16 OCTOBER 1953, Page 28

New Novels

MR. HARTLEY, as we know from the Eustace books, looks at children with a keen, loving and unsentimental eye. The Go-Between, a man of sixty, called Leo, is looking back upon a childhood visit in fine summer weather and the tragedy that happening then made it impossible for him to grow up properly. As a little boy Leo goes to stay in a grand house where the son Marcus, his schoolboy friend, instructs him in the manners of a superior social grade—only cads fold their clothes up and eat their porridge sitting down. Leo is very hot in his careful caddish Norfolk suit and so Marcus's grown- up sister Marian buys him some green summer clothes and light shoes to go with them. This is very important because now Leo can laugh and play and become popular. Marian affectionately makes use of him to carry messages to the handsome farmer she is having a love affair with. The beauty of the hot Norfolk summer time, the fields, and poppies, the grand affable guests, especially the tender Hugh who is Lord Trimingham, are beautifully brought to life and smell, Mr. Hartley can engage all the senses. But Marian's mother suspects an intrigue and accompanied by the unwilling Go-Between tracks the lovers to the outhouse where Leo, looking down, sees the Water Carrier and the Virgin (he has long had these zodiacal phan- tasies) in each other's arms. The effect of this shock, his prolonged fever and loss of memory, and its permanent influence on his adult life, seem a little melodramatic and so does the farmer's suicide; it is like a black ink shadow on a pastel drawing. Perhaps Mr. Hartley should have risked contenting us with a Norfolk picture of a child jumping haystacks with his farmer friend, worried (for emphasis) by nothing more serious than social qualms, puzzling errands, memories of school fights and his mother's affectionate and foolish letters. It must also be said that the conversations between Leo and Marcus touch a hilarious level of excruciating realism.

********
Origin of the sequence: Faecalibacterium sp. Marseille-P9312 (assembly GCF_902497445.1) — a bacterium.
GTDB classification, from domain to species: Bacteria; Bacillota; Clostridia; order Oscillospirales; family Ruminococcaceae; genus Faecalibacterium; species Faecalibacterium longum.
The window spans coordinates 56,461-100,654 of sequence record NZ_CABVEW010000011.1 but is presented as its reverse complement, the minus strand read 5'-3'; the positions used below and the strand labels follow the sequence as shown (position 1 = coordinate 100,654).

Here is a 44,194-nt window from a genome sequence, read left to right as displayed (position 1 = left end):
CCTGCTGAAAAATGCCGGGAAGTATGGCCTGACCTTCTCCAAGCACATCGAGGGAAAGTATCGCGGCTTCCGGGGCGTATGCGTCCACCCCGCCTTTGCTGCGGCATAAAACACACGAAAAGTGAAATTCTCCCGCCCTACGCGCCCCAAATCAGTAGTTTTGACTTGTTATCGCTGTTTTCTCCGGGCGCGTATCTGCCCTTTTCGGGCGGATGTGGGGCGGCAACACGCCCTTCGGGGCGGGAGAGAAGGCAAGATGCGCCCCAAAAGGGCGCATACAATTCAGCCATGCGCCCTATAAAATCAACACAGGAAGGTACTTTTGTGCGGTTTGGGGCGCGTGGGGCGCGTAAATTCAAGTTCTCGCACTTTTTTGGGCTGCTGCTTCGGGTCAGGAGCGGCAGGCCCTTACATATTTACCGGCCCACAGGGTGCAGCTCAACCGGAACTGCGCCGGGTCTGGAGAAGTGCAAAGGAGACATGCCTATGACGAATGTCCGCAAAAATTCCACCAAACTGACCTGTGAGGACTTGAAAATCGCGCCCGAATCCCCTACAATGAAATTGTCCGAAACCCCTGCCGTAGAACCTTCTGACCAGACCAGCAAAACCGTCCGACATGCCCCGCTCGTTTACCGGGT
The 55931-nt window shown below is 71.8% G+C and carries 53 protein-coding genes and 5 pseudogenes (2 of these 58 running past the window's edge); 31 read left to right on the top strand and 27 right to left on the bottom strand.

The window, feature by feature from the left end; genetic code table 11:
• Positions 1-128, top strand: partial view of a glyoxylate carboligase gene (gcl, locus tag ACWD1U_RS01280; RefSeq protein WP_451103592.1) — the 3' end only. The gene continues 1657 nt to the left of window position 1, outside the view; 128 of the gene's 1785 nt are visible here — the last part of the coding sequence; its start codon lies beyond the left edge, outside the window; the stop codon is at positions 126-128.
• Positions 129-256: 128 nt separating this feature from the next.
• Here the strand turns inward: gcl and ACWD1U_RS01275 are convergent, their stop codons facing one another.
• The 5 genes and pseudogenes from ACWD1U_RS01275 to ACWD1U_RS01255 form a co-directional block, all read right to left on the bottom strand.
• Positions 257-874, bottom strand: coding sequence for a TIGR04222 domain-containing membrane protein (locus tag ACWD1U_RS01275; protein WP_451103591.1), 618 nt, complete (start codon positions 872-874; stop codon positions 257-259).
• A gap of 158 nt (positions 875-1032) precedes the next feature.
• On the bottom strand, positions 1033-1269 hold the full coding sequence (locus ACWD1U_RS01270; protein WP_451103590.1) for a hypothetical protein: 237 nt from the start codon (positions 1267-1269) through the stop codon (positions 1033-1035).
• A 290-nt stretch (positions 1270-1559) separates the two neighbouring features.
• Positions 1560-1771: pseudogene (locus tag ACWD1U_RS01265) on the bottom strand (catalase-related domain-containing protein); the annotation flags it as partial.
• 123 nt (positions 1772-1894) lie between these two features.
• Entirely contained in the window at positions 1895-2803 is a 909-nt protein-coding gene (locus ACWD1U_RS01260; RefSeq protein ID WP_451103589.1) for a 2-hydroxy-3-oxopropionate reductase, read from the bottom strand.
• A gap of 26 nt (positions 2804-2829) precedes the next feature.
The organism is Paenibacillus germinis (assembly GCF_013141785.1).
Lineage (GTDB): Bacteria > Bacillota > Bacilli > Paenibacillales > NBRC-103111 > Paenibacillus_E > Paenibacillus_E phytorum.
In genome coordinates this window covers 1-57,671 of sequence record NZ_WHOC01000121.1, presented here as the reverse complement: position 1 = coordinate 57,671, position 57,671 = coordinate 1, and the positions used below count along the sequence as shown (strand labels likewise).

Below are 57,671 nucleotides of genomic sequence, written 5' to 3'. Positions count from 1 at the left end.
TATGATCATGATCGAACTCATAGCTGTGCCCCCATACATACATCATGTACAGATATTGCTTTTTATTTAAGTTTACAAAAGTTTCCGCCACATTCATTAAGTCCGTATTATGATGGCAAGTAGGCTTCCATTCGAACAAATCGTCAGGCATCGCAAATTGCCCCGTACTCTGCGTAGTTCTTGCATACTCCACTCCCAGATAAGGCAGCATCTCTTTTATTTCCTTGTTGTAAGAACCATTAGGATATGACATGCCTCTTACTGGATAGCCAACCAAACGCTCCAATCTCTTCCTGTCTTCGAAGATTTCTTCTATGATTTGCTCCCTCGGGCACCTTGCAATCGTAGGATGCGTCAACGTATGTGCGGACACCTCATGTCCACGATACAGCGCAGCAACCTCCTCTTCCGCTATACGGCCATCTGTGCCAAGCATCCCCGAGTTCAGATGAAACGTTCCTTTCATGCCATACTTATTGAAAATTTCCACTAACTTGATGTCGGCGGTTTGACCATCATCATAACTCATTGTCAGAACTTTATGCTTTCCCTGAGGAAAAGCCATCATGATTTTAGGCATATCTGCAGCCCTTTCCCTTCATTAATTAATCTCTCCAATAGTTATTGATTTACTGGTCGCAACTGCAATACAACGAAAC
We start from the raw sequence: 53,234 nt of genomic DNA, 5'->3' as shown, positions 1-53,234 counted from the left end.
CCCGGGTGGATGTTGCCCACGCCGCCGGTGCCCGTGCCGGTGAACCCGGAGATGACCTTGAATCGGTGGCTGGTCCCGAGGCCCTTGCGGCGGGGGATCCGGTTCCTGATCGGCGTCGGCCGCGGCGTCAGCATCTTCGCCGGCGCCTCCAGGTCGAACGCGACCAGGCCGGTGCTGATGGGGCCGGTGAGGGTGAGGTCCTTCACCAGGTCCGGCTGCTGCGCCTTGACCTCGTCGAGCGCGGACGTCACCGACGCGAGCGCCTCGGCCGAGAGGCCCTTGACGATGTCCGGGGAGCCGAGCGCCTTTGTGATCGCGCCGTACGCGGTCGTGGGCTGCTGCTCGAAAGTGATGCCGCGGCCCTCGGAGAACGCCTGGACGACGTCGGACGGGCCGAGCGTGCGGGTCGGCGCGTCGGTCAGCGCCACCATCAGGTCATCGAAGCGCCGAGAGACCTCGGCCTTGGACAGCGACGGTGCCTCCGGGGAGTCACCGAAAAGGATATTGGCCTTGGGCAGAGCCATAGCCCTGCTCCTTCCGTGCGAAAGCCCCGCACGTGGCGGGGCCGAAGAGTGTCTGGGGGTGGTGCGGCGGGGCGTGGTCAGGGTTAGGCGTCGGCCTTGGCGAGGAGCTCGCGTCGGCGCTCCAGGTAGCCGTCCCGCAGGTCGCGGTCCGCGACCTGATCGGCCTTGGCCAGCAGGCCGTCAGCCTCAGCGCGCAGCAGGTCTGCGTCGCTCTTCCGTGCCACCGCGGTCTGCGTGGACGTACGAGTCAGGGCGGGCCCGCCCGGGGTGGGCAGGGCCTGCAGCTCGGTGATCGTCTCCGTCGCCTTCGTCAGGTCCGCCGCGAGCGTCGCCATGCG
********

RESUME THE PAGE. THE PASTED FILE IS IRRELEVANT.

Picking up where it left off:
The Charioteer is an odd book for a woman to have written because its subject is masculine inversion, about which she uses, though mostly in dialogue where perhaps it is unavoidable, the repulsive current euphemism "queer" as noun and adjective. It is a skilful story and a long one. The two who are to become lovers, Laurie and the older boy Ralph, meet at school, and readers will hero find themselves on all too familiar ground. War comes and Ralph, now a naval officer, is in charge of the ship which brings Corporal Laurie with a smashed knee-cap home from Dunkirk. Among the conscientious objectors working in Laurie's hospital is Andrew, a young Quaker boy. So there is this triangle because Laurie has a "pure" love for Andrew and Ralph has an "impure" love for Laurie who loves him too. The author works out this situation with sympathy and insight and with some excellent non-emotional detail about human beings working hard under conditions of war- time strain, the cockney "good sort" and the public school-girlish nurse being particularly well drawn. Miss Renault's superior inverts, to use Havelock Ellis's term for it, are Mainly in an awkward predicament and the inferior ones, the Tonys, Boos and Totos, are equally plainly a social calamity. The book is affectionate and sensitive and without making a case out of it echoes the school- mistress 'splea in Madehen in Uniform—"Die Liebe 1st tausendformig," love of any sort being held preferable to an absence of love, and this without prejudice to the sad commonplace that among the lower denizens of the world of inversion love so often takes a shape indis- tinguishable to the normal eye from plain malice. It is courageous of the author to finish the book with Laurie and Ralph settling down in a flat together; many writers would have dodged the issue by having one of them killed off. Her emphasis upon the afflictions of her leading characters—the wounds, lameness, mutilations, headaches and general fatigue—dark circles under the eyes, fainting and pallor—is perhaps of more interest to the alienist than the general reader. It is an interesting book.